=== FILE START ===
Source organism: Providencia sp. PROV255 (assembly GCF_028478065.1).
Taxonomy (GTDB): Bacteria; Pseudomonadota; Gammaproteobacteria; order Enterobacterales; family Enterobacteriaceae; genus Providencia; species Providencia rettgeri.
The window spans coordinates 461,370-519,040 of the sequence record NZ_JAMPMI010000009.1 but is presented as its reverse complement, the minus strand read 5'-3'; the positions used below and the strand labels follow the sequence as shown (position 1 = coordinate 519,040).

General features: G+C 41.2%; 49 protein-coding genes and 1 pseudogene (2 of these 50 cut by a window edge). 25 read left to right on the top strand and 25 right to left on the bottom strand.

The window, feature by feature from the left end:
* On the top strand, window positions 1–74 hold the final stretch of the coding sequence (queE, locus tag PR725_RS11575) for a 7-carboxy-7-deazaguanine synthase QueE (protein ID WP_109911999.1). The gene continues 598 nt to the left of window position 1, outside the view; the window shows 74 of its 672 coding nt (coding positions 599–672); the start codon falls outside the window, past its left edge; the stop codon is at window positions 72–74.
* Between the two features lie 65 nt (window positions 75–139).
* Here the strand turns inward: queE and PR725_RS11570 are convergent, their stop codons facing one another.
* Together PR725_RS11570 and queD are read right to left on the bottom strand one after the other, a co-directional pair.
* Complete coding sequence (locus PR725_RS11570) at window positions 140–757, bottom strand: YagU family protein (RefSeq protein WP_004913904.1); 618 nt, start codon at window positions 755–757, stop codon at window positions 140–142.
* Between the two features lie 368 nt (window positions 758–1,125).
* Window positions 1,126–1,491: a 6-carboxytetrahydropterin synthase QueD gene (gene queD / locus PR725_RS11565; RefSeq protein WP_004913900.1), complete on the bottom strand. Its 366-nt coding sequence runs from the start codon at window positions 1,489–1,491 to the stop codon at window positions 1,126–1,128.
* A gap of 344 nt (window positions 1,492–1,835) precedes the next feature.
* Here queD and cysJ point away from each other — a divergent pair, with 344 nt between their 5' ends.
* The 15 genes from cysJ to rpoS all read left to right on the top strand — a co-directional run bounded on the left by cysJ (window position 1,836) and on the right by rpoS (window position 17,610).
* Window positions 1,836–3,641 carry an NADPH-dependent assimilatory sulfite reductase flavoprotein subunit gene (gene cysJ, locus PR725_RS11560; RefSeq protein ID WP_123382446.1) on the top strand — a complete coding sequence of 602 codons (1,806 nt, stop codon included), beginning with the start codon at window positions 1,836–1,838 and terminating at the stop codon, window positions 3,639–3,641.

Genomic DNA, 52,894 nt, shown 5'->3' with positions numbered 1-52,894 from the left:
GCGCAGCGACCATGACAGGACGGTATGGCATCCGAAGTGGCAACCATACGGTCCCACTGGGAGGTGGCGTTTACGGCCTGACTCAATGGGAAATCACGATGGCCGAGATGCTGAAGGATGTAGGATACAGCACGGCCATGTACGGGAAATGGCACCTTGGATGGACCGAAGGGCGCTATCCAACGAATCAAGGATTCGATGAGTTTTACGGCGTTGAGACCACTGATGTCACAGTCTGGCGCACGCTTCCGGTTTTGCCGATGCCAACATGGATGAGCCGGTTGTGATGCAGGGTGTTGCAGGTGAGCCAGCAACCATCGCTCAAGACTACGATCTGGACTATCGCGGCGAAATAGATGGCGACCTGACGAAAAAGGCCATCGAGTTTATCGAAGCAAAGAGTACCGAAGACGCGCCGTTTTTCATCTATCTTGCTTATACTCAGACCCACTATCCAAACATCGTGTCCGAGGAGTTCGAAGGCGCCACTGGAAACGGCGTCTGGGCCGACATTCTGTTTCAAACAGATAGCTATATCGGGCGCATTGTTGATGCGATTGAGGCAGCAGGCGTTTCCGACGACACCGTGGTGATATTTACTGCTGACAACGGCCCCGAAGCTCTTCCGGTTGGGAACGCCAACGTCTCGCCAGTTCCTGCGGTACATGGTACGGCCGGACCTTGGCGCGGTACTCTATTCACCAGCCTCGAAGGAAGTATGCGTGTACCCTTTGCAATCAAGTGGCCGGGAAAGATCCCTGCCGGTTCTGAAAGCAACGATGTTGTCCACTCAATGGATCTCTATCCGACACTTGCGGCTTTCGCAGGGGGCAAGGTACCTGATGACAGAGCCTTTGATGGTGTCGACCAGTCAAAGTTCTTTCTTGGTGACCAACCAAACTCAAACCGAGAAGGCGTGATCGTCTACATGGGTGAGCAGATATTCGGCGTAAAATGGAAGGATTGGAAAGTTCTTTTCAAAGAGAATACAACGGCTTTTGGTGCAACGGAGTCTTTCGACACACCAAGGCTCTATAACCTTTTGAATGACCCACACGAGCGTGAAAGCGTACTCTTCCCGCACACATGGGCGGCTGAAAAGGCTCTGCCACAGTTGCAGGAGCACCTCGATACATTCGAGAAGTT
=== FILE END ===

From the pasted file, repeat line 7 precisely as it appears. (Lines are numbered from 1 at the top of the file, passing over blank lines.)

* Between the two features lie 65 nt (window positions 75–139).